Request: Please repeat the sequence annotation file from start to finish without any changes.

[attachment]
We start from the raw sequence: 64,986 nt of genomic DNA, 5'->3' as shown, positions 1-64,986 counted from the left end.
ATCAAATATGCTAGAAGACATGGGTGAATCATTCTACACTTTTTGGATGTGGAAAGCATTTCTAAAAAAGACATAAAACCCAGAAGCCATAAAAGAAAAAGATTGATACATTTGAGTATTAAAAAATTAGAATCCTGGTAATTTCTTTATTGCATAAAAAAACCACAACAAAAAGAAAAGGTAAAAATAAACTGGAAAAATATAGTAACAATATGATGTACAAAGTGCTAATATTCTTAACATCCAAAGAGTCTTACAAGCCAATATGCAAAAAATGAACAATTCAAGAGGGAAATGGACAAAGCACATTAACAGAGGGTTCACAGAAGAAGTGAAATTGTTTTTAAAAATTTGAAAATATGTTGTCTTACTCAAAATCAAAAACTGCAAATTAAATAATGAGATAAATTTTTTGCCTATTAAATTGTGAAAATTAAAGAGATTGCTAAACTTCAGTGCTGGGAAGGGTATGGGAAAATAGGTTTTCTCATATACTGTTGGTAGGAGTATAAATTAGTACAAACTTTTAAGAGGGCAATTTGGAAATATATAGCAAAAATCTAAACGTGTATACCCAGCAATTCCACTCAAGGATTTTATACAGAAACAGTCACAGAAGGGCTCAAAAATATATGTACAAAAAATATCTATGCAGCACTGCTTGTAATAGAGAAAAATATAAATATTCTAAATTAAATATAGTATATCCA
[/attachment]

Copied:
We start from the raw sequence: 64,986 nt of genomic DNA, 5'->3' as shown, positions 1-64,986 counted from the left end.
ATCAAATATGCTAGAAGACATGGGTGAATCATTCTACACTTTTTGGATGTGGAAAGCATTTCTAAAAAAGACATAAAACCCAGAAGCCATAAAAGAAAAAGATTGATACATTTGAGTATTAAAAAATTAGAATCCTGGTAATTTCTTTATTGCATAAAAAAACCACAACAAAAAGAAAAGGTAAAAATAAACTGGAAAAATATAGTAACAATATGATGTACAAAGTGCTAATATTCTTAACATCCAAAGAGTCTTACAAGCCAATATGCAAAAAATGAACAATTCAAGAGGGAAATGGACAAAGCACATTAACAGAGGGTTCACAGAAGAAGTGAAATTGTTTTTAAAAATTTGAAAATATGTTGTCTTACTCAAAATCAAAAACTGCAAATTAAATAATGAGATAAATTTTTTGCCTATTAAATTGTGAAAATTAAAGAGATTGCTAAACTTCAGTGCTGGGAAGGGTATGGGAAAATAGGTTTTCTCATATACTGTTGGTAGGAGTATAAATTAGTACAAACTTTTAAGAGGGCAATTTGGAAATATATAGCAAAAATCTAAACGTGTATACCCAGCAATTCCACTCAAGGATTTTATACAGAAACAGTCACAGAAGGGCTCAAAAATATATGTACAAAAAATATCTATGCAGCACTGCTTGTAATAGAGAAAAATATAAATATTCTAAATTAAATATAGTATATCCA